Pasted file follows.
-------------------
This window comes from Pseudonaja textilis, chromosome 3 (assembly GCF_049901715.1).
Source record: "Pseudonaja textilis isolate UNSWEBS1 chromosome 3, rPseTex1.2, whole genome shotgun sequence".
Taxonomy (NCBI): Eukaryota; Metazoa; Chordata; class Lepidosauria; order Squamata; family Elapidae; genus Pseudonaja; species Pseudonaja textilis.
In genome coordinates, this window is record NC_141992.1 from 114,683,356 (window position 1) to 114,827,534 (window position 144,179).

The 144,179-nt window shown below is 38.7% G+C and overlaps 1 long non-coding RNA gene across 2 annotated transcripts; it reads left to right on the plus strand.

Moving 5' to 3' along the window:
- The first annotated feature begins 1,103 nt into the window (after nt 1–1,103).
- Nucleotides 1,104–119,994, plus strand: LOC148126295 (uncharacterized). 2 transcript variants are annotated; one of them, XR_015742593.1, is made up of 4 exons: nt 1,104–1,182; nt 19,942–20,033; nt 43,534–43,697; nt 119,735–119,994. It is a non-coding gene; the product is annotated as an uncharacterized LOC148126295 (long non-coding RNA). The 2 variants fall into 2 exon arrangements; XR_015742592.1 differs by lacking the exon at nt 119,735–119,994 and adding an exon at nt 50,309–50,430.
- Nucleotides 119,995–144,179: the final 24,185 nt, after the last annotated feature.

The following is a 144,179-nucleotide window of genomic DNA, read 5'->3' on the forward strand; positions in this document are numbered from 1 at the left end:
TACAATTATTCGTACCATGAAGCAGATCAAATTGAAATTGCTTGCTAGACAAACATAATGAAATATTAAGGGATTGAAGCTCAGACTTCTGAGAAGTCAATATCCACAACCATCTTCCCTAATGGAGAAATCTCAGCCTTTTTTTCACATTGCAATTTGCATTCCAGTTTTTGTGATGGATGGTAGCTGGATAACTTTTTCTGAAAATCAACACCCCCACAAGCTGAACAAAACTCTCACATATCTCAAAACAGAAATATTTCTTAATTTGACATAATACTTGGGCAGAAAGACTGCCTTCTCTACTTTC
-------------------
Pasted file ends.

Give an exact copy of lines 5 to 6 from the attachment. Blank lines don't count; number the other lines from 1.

The 144,179-nt window shown below is 38.7% G+C and overlaps 1 long non-coding RNA gene across 2 annotated transcripts; it reads left to right on the plus strand.

Moving 5' to 3' along the window: